A view from Komalsan and footage of the port, old and new
Chongjin is the DPRK’s 3rd largest city and largest city in North Hamgyong Province in the northeast corner of the Korean peninsula. Today DPRK’s ‘city of steel’, home to the enormous Kim Chaek Iron and Steel Complex, at the turn of the 20th century it was little more than ‘…a small fishing village with about 100 inhabitants’. For much of recent history, Chongjin’s southern neighbor of Kyongsong was the major administrative and economic centre of the province.
The Japanese victory in the Russo-Japanese War and establishment of a protectorate over Korea in 1905 changed that. Chongjin became the site of a modern seaport, a stop on a major rail line running up the East Coast of Korea into Manchuria. By 1908 the population was 8,000, growing to 23,407 in 1928, and 72,353 by 1938 (Lautensach, 1945: 207-208). The harbour itself became a major centre for maritime trade and fishing fleets. Chongjin literally means ‘blue harbour’.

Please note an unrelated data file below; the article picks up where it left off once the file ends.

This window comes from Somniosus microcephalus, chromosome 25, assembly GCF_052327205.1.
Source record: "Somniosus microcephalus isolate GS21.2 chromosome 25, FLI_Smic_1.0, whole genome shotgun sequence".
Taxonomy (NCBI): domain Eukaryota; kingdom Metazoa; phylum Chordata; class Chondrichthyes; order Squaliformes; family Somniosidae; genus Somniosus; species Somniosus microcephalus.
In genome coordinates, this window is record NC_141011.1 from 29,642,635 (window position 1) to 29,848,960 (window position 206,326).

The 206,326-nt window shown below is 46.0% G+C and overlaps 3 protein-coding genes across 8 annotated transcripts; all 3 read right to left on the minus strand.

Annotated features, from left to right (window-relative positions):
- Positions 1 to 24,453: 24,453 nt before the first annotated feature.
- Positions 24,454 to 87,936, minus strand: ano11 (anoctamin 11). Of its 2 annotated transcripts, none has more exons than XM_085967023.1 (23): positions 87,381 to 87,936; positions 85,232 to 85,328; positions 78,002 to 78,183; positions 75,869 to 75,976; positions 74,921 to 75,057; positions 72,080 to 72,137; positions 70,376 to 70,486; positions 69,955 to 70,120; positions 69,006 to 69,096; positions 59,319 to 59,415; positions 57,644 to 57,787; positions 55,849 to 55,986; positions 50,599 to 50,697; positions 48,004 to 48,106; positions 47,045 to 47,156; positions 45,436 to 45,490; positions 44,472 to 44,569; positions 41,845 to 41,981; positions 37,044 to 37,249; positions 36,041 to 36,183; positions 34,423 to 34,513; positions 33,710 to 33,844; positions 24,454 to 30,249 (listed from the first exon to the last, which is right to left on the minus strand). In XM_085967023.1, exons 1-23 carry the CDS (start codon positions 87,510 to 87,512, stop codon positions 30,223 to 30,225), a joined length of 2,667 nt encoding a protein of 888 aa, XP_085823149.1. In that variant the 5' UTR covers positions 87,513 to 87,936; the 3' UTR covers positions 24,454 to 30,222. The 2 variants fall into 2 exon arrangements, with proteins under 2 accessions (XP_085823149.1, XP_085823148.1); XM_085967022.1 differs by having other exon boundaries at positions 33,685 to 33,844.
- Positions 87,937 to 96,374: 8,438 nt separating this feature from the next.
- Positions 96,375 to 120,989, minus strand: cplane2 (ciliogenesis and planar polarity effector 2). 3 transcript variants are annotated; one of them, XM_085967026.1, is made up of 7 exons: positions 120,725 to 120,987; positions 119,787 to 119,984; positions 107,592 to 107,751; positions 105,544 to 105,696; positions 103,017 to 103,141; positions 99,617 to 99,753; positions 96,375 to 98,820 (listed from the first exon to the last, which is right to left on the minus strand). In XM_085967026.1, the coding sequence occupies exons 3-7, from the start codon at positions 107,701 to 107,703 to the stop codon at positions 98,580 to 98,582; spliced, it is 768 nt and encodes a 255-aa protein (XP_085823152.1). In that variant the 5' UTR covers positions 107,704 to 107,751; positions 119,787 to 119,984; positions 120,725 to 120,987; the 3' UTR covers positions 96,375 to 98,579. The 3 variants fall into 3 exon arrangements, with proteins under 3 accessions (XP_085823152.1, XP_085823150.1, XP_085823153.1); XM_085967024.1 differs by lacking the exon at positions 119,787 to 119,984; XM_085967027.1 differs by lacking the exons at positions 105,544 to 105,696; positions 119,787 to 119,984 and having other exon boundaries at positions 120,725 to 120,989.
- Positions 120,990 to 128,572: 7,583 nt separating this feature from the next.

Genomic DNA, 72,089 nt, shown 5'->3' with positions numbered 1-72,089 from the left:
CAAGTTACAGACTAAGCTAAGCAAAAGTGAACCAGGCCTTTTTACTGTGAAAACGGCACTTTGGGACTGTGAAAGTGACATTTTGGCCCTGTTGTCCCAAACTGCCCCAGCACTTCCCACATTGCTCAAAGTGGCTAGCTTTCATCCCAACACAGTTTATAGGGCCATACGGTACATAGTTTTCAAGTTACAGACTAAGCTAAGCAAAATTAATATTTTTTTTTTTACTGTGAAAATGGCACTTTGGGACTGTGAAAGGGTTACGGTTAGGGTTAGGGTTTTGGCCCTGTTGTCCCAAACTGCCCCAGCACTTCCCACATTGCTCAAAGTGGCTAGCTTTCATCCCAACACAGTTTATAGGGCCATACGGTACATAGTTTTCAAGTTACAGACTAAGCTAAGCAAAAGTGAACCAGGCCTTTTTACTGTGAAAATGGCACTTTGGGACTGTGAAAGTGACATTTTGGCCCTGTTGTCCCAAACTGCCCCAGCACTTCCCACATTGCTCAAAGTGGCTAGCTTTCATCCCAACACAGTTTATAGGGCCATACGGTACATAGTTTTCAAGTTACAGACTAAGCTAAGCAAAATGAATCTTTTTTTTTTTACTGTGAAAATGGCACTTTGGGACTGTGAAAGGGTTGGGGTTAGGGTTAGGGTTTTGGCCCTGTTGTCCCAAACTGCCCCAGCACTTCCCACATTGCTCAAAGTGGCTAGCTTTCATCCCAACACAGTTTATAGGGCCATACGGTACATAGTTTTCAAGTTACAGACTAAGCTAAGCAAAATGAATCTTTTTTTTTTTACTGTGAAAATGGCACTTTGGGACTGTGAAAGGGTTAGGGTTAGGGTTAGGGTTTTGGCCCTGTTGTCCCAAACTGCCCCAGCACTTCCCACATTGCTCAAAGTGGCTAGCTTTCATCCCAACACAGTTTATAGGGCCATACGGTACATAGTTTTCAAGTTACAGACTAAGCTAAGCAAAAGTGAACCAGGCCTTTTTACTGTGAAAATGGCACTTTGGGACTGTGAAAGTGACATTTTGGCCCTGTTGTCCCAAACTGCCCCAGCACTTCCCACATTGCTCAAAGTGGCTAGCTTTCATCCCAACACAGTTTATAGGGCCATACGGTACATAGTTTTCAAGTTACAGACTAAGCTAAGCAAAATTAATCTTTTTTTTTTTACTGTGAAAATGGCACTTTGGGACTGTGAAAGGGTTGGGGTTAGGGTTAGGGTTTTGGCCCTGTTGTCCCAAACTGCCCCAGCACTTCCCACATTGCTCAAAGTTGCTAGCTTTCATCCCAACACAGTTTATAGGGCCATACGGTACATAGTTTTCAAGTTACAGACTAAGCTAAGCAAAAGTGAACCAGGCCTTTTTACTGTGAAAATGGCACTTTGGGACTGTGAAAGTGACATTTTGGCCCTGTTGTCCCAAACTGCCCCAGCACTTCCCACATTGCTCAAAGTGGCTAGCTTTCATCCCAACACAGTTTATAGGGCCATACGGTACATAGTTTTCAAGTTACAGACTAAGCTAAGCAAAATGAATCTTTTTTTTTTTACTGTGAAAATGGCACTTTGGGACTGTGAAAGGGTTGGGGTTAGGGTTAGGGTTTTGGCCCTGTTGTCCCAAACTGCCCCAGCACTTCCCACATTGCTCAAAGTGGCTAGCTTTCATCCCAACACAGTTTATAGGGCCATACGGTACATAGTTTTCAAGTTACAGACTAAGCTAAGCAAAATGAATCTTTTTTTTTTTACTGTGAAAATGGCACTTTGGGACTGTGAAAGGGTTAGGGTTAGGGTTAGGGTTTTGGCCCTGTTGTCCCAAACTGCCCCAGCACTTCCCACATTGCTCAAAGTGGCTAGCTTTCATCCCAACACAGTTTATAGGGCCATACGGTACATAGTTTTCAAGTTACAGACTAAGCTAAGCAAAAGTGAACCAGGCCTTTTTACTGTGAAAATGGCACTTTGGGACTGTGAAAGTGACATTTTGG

Here a postcard of the port during the colonial era posted by Book Hunter, a South Korean blogger.
And a detailed map of Chongjin Harbour in 1946, a year after the end of the colonial era.
And a photos of the harbour today from the heights of Komalsan taken by Koryo Tours' tour leader Jessica (Instagram: jeskimojay).
The Kinolibrary, an independent agency for archival footage, has placed two videos of Chongjin between the 1950's-1960's on YouTube.
The first clip depicts a pleasure cruise starting in Chongjin Harbour.
The second clip shows a fishing boat out of the same harbour.
And some footage of the port in 2016 from Korean news.
'Turn Back the Clock Thursday' brings you views of Korea from more than two decades of Koryo Tours' trips to the DPRK and images in the public domain.